If this is accurate (and we have no reason to believe it isn’t) that means that part of every Alaskan Camper ever made likely passed through this band saw. How cool is that?
A New Production Crew
Buildings, tools, and inventory do not build truck campers. People build truck campers, and that’s where this story takes another compelling leap forward; a new and larger production crew.
The new Winlock location is about 18-miles from the old Chehalis location. For some members of the previous Alaskan production team, that was 18-miles too far. Others were close to the age of retirement and the move was a natural time to make that transition. There are a lot of new faces on the production floor.
There are also more people. Where there was just one team member at every station at the old facility, management is now working towards having two.
This not only further increases capacity, but also allows for team members to be absent without completely halting production. At two stations we found a seasoned team member training a new hire.
During our visit, Bryan (above middle) dropped by these stations multiple times to check out their progress and work. Bryan cares deeply about Alaskan Campers and makes sure to instill that passion – and careful attention to detail – into his team.
An Alaskan Delivered
The majority of Alaskan Campers are sold factory direct. Prospective buyers call Alaskan Campers, consult with Bryan on the right model and layout, select their options, choose their counter top and other interior materials, and place a custom order. A few months later, you get a phone call or email to come pickup your brand new custom Alaskan Camper.
Above: Custom-built counter and table tops selected by Alaskan customers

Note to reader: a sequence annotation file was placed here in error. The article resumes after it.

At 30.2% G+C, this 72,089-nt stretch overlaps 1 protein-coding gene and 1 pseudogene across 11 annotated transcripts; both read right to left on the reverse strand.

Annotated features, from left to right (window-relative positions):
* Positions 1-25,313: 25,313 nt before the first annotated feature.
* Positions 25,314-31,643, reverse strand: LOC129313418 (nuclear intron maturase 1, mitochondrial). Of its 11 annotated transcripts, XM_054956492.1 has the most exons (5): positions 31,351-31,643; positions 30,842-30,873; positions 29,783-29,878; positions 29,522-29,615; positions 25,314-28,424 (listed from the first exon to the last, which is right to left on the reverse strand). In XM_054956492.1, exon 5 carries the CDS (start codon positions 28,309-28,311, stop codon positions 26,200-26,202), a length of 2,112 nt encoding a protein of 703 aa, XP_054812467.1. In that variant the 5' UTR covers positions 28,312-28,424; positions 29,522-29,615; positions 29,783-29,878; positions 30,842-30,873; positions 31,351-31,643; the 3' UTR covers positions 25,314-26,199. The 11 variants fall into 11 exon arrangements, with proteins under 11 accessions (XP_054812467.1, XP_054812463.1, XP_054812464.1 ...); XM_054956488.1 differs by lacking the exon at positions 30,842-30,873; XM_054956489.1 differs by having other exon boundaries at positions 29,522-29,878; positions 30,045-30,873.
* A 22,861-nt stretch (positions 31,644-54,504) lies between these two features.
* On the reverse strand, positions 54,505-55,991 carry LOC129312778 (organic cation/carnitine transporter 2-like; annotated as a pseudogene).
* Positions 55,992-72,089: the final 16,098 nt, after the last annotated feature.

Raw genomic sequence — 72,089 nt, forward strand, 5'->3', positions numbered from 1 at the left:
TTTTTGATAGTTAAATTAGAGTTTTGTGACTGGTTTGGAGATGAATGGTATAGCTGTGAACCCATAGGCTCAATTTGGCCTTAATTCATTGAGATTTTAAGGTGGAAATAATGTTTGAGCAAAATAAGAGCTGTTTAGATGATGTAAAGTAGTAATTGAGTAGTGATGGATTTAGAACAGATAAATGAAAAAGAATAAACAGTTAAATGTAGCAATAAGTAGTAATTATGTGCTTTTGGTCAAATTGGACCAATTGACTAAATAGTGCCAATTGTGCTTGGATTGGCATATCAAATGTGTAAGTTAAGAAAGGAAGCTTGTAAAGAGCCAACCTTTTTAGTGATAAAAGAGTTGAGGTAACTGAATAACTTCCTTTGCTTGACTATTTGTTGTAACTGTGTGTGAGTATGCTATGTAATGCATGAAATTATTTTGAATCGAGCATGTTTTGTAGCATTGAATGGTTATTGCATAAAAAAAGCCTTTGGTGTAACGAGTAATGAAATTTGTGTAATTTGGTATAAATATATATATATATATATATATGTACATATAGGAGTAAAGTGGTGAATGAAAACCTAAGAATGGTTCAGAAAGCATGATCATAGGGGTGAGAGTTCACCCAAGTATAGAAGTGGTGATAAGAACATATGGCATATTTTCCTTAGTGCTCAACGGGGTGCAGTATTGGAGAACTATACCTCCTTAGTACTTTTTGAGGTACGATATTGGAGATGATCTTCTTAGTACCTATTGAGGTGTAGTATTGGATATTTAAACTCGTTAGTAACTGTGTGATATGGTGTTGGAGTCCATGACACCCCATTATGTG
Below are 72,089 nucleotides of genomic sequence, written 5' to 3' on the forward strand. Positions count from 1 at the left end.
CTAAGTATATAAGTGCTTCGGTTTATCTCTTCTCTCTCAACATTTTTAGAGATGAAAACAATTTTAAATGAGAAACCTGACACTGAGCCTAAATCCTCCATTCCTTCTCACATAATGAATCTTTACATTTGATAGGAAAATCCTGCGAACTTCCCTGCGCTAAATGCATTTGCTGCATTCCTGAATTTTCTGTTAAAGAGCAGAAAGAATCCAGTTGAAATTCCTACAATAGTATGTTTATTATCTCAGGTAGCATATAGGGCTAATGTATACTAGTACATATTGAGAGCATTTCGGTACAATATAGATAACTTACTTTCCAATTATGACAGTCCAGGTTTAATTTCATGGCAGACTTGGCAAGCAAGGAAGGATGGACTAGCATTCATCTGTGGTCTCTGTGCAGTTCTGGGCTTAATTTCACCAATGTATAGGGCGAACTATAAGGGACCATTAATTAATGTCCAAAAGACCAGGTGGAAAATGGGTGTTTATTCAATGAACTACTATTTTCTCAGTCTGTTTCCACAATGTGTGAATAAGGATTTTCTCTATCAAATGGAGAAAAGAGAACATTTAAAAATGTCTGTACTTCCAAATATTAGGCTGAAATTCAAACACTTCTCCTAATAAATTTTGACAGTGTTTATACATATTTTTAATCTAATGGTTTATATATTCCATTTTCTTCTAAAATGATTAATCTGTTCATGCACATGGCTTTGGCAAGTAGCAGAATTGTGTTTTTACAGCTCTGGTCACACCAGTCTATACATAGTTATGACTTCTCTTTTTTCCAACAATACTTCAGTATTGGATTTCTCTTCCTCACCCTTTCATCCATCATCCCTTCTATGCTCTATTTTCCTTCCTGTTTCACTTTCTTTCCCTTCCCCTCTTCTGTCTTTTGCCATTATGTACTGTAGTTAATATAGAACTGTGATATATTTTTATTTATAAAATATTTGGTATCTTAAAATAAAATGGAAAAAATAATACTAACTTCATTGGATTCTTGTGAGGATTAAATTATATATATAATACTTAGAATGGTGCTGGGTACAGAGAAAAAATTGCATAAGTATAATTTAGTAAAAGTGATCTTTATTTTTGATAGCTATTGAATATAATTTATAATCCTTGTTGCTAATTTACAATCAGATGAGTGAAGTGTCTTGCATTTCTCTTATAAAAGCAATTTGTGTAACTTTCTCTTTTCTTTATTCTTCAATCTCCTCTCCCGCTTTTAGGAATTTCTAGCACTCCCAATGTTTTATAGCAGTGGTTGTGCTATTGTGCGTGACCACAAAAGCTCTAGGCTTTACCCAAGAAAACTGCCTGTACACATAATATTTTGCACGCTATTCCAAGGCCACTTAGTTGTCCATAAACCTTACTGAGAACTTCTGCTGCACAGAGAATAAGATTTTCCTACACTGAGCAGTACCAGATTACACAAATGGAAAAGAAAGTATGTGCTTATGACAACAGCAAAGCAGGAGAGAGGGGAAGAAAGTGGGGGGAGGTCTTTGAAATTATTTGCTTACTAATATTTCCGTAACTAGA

Two benefits of this approach are (a) you get to order exactly what you want, and (b) you are right there with the Alaskan Camper team when you pickup your unit. If you have any questions, or need anything adjusted, the right folks are on tap. The downside – unless you happen to live nearby – is that you have to drive to Winlock, Washington to pickup your camper.
During our last day at Alaskan, an Alaskan customer arrived to load a brand new Alaskan Camper. Rick Bremgartner, Foreman for Alaskan Campers, worked with Bryan to ensure the truck and Alaskan Camper was set-up right and fit properly. Almost every truck and camper combination requires some final adjustments for an ideal fit, and this rig was no exception.
The rig looked incredible as it pulled out of the Alaskan building.
We especially liked that the tailgate closed with the camper loaded. Even better, there’s no need to worry about payload capacity with a dually truck. This set-up has payload to spare.
A 60 Year Building Tradition
Alaskan Campers are built the same way today as they were 60 years ago; wood frame, wood cabinetry, hard-side pop-up walls and front cabover panels, hydraulic lift mechanism, and aluminum skin.
There have been many updates over the decades including an electric hydraulic pump in the 1980s, but essentially an Alaskan Camper in 2018 is built the same as an Alaskan in 1958. It’s an incredible history that the Alaskan Camper team is rightfully proud of.
While we didn’t spend enough time at the factory this time to observe every step of production, we can confirm that their proven build methodologies continue.
We found the same materials and watched the same construction techniques we first saw in 2007. New people, different factory – the same construction approach. The tradition continues.